Aghdam N, et al. Cancer Med 2020.
BACKGROUND: Ethnicity and insurance status have been shown to impact odds of presenting with metastatic cancer, however, the interaction of these two predictors is not well understood. We evaluate the difference in odds of presenting with metastatic disease in minorities compared to white patients despite access to the same insurance across three common cancer types.
METHODS: Using the National Cancer Database, a multilevel logistic regression model that estimated the odds of metastatic disease was fit, adjusting for covariates including year of diagnosis, ethnicity, insurance, income, and region. We included adults diagnosed with metastatic prostate, non-small cell lung cancer (NSCLC), and breast cancer from 2004 to 2015.
RESULTS: The study cohort consisted of 1 191 241 prostate cancer (PCa), 1 310 986 breast cancer (BCa), and 1 183 029 NSCLC patients. Private insurance was the most protective factor against metastatic presentation. Odds of presenting with metastatic disease were 0.190 [95% CI, 0.182-0.198], 0.616 [95% CI, 0.602-0.630], and 0.270 [95% CI, 0.260-0.279] for PCa, NSCLC, and BCa compared to uninsured patients, respectively. Private insurance provided the most significant benefit to non-Hispanic White PCa patients with 81% reduction in odds of metastatic presentation and conferred the least benefit to African-American NSCLC patients at 30.4% reduction in odds of metastatic presentation.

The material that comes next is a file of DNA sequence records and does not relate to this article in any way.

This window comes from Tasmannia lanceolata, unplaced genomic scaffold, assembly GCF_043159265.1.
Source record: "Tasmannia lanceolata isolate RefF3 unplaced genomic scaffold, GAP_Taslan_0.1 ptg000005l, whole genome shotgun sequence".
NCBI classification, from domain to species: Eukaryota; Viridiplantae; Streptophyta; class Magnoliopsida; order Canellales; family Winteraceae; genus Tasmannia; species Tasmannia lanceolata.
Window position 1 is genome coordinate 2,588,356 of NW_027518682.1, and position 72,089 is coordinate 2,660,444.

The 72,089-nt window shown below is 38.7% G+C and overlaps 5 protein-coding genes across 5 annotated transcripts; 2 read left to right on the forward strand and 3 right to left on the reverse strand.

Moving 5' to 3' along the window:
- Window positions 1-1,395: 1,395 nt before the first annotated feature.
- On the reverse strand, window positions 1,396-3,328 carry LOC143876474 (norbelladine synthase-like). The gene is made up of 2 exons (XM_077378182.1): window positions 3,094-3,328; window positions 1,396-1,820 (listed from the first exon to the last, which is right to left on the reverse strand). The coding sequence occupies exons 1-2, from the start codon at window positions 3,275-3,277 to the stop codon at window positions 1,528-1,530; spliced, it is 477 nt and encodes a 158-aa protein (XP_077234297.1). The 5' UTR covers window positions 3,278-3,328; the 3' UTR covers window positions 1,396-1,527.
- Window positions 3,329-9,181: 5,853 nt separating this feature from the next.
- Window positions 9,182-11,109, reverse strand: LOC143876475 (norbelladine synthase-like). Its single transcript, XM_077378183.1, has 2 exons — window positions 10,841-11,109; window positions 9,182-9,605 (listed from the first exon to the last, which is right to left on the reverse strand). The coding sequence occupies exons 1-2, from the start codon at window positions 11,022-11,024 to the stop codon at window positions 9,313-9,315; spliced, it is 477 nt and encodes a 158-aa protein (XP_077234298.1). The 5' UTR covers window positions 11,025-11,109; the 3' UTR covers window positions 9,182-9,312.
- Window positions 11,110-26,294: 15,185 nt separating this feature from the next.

CONCLUSIONS: Insurance status provided the single most protective effect against metastatic presentation. This benefit varied for minorities despite similar insurance. Reducing metastatic disease presentation rates requires addressing social barriers to care independent of insurance.